A recent assessment by the National Research Council has placed Penn State's Department of Chemistry among the top chemistry departments in the nation.
Table 1 contains the results of the 2010 NRC survey of chemistry departments; it also compares the H-index of the Penn State Chemistry Department with other selected departments.
||Harvard University Chemical Physics|
|2||1-5||California Institute of Technology|
|3||1-6||Harvard University Chemistry||226|
|4||1-6||University of California - Berkeley||195|
|6||4-12||University of Illinois at Urbana-Champaign||120|
|9||5-14||Massachusetts Institute of Technology||191|
|11||7-19||University of North Carolina - Chapel Hill||127|
||8-22||Pennsylvania State University||121|
|13||8-24||University of California - Los Angeles||165|
|14||8-26||University of California - San Francisco|
|15||10-29||Georgia Institute of Technology|
|16||11-31||University of California - San Diego|
|18||12-37||University of Texas at Austin||131|
|20||14-38||University of Chicago||109|
One additional measure of the excellence of an academic research department is the ability of the faculty members to generate external funds for research support. In a recent report from the National Science Foundation, Academic Research and Development Expenditures: Fiscal Year 2008, Penn State Chemistry placed number eleven in the list of top 100 chemistry departments with the most spending on chemical research and development.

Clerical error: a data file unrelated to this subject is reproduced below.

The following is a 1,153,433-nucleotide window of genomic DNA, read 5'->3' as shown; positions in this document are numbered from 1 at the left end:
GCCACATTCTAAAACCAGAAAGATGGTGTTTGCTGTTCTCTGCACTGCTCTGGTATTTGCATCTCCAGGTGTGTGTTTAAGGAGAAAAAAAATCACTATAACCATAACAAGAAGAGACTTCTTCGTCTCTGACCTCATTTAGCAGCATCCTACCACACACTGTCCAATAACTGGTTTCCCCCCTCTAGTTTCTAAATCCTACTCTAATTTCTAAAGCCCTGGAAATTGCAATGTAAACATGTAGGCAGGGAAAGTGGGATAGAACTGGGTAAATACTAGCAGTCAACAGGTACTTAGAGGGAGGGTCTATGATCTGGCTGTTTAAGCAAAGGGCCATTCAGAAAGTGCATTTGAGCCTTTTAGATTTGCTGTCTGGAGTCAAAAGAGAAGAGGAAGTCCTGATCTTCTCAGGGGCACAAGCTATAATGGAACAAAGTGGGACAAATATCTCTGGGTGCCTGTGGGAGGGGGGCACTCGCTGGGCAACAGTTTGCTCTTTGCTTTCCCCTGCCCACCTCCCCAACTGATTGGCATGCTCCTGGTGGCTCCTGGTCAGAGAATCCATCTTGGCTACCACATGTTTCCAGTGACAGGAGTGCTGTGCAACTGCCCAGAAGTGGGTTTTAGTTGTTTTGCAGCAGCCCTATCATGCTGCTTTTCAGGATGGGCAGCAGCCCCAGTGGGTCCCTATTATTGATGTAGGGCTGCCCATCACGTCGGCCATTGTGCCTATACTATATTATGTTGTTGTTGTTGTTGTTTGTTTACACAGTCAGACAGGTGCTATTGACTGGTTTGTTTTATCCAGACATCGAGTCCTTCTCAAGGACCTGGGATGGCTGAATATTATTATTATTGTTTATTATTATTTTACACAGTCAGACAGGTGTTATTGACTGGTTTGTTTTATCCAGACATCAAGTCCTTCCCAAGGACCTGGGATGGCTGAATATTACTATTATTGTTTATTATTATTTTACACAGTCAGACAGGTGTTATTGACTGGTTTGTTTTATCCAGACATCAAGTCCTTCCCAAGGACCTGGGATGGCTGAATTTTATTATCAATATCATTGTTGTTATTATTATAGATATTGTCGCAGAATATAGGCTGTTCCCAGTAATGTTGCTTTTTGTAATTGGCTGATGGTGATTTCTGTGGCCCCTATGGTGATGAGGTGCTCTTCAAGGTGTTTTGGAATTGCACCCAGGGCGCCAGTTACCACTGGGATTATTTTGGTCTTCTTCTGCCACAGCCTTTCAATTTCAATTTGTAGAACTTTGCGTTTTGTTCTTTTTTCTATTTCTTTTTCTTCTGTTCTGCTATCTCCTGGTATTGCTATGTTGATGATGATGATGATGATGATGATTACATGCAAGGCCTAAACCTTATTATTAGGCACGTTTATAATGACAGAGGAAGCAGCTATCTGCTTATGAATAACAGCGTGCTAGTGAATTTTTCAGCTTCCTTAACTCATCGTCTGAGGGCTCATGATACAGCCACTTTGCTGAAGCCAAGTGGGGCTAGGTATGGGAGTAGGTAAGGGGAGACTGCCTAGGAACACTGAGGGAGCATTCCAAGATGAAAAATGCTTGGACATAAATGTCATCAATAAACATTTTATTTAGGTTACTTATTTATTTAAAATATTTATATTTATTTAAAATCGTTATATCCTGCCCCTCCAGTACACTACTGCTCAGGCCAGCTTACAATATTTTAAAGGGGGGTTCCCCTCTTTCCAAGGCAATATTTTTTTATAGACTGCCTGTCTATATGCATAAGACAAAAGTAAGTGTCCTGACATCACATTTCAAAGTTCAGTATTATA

NOTE: The H-index, or Hirsch index, has been proposed as a method for measuring the scientific productivity of a researcher or department. The H-index is defined as the number of papers with citation number greater than or equal to H. (See for example PNAS November 15, 2005 vol. 102 no. 46 16569-16572)